The amount of time the horse must remain out of training has not been firmly established. However, any training regimen following an episode of tying-up should be resumed gradually and consistently to prevent further muscle damage.
Sound management practices and training may help prevent tying-up. Learning not to overexert unfit horses and remembering to fortify the diet with salt on a daily basis, as well as electrolytes prior to heavy sweat loss, are logical strategies. Adjusting the amount of grain fed to satisfy the energy needs of the horse is also tremendously important.
In other words, one does not want to overfeed carbohydrates (grains) to horses as this may be a potential cause of tying-up. Feeding grain concentrates fortified with fat and necessary antioxidant vitamins and minerals will provide energy while supplying the building blocks to protect muscle tissue. The combination of these strategies will often prevent healthy horses from having another bout of tying-up.
When horses have repeated episodes of tying-up, the disease is considered chronic. Many different horse breeds have been reported to have chronic bouts of tying-up, including Quarter Horses, Thoroughbreds, Standardbreds, Paints, Morgans, Arabians and various breeds of draft and warmblood horses.
The proposed causes of chronic tying-up include electrolyte imbalances, hormonal imbalances, hypothyroidism, muscle ischemia with lactic acidosis and a deficiency of vitamin E and/or selenium.
While chronic episodes of tying-up are frustrating and painful for both horses and their owners, studying these chronic cases has advanced the knowledge of the causes, treatment and prevention of the disease.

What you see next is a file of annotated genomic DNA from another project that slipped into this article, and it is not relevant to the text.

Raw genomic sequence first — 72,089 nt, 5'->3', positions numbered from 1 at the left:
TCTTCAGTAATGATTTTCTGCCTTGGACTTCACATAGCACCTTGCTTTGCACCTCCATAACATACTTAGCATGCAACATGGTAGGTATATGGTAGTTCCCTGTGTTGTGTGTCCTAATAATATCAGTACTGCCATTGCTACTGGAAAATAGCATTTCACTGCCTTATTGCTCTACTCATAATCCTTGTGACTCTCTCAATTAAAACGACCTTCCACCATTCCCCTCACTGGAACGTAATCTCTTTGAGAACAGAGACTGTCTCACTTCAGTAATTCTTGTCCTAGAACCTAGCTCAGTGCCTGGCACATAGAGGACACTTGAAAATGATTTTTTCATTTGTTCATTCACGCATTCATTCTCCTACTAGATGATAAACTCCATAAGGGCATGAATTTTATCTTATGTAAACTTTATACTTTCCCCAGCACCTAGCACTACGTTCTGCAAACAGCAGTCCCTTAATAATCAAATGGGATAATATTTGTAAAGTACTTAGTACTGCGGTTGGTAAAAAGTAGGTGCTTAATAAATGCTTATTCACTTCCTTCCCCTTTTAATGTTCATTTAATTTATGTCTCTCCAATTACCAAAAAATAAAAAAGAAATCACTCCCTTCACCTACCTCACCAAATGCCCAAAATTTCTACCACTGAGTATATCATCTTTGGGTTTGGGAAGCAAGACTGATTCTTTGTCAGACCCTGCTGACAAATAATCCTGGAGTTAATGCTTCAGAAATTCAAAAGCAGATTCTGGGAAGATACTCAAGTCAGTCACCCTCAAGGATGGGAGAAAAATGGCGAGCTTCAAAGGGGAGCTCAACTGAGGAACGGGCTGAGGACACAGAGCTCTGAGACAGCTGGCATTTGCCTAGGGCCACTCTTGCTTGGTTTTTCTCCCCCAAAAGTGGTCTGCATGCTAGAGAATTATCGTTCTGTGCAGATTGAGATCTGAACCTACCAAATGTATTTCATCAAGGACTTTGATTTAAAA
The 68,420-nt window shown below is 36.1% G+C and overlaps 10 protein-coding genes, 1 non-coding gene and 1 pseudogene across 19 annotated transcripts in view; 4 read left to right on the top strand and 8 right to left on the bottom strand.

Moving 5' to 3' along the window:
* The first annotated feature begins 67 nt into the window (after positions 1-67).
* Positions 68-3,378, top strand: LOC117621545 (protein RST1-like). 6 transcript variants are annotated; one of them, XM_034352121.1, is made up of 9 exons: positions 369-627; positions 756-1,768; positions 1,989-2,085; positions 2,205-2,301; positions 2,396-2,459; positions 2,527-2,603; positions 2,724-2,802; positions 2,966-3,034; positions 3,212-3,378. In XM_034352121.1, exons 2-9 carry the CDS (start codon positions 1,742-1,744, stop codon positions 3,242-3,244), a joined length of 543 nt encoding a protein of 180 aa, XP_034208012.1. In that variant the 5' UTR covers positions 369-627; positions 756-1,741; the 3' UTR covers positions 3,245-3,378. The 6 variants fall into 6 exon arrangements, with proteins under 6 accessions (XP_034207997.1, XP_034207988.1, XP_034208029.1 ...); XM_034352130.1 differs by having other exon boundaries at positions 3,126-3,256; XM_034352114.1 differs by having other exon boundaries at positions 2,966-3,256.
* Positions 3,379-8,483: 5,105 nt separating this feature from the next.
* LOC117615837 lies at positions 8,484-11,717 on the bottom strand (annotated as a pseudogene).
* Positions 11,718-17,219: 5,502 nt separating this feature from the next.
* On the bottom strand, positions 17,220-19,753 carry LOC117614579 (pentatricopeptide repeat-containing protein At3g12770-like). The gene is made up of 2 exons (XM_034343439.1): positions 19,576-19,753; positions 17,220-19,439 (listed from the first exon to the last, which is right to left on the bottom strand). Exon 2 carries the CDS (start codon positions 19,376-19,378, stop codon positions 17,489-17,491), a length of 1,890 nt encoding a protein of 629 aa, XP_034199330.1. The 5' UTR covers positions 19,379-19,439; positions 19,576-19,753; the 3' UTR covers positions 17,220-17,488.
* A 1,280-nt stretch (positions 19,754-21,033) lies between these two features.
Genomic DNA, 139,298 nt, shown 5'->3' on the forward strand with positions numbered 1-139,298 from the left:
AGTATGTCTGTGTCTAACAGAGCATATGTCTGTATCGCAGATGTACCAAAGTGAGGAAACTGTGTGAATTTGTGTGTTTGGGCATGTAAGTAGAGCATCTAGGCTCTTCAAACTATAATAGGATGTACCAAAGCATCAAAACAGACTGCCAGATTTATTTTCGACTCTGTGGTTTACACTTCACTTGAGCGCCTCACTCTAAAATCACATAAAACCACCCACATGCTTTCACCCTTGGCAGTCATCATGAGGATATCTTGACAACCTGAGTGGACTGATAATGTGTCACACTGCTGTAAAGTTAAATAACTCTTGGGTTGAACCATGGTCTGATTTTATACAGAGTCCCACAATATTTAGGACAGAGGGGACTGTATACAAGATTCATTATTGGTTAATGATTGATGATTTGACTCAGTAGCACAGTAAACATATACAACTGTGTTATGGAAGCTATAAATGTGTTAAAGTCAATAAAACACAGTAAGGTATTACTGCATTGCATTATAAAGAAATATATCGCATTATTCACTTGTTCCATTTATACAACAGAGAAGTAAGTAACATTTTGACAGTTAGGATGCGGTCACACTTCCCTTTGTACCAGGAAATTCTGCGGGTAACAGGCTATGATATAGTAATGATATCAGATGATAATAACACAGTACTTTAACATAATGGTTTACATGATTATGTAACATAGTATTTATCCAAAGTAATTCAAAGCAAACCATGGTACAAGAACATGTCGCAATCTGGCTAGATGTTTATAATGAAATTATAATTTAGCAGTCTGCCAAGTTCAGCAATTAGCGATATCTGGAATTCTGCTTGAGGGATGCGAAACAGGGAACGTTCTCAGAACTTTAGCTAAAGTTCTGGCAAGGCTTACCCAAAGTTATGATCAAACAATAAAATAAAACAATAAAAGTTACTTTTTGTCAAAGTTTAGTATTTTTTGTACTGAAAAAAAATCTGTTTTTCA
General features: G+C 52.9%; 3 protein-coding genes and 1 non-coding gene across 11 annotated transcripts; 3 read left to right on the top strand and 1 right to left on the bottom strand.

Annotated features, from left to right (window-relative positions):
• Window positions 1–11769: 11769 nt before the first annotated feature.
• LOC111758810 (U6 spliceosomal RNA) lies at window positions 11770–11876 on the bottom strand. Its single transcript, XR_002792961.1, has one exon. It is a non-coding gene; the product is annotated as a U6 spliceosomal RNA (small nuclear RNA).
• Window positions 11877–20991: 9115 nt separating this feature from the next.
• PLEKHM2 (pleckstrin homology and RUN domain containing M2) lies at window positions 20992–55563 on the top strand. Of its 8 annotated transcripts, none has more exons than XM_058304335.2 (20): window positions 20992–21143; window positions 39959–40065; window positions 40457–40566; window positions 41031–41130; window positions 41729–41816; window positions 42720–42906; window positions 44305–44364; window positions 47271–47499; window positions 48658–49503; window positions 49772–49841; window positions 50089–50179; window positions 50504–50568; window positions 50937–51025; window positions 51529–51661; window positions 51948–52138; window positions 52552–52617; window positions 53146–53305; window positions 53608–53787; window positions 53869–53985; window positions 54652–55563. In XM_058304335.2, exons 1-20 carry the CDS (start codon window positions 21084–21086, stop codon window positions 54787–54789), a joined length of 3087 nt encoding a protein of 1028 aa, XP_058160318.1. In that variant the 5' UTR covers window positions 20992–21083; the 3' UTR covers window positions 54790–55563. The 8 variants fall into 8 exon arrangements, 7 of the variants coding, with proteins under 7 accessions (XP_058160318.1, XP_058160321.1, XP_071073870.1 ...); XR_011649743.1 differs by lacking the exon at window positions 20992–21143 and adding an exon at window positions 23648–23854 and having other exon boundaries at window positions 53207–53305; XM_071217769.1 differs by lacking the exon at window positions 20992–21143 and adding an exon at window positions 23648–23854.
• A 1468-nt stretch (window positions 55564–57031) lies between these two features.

Recently, two specific causes of chronic tying-up have been identified in the horse, including a muscle contraction disorder called recurrent exertional rhabdomyolysis (RER) and a disorder in carbohydrate storage and utilization called polysaccharide storage myopathy (PSSM).
RER. RER is common in nervous fillies of Arabian, Standardbred and Thoroughbred breeding. These individuals often develop the condition when they are excited or stressed and/or when a period of stall rest preceding exercise has occurred. Preliminary genetic research and breeding trials point to this condition as an inherited trait in Thoroughbred horses.
The exact cause of RER in horses has challenged scientists for several years. RER in racing horses was believed to be similar to lactic acidosis. However, recent research has shown muscle lactate concentrations to be low -- not high -- in these horses when tying-up occurs.
The most recent thinking is that RER is an abnormality in the way muscle contraction is regulated in the horse. Muscle biopsies from horses with RER have revealed an increased sensitivity to contraction when exposed to various chemicals compared to normal horses. The altered contraction and relaxation of muscle suggests that abnormal intracellular calcium regulation is the cause of RER.
Treatment of horses experiencing RER requires veterinary assistance. Management designed to make the horse comfortable and prevent further stress and muscle damage is warranted. The use of sedatives prior to exercise to calm a nervous horse is also a common practice. Other drugs designed to regulate intracellular sodium and calcium are now being prescribed for horses.
Daily exercise for horses diagnosed with RER is essential. Beginning approximately 24 hours after an RER episode, horses should be hand walked or turned out on a daily basis. Prolonged stall rest seems to be counterproductive and may predispose the horse to further episodes of RER once training resumes. A gradual return to full training can begin once serum muscle protein CK has returned to normal.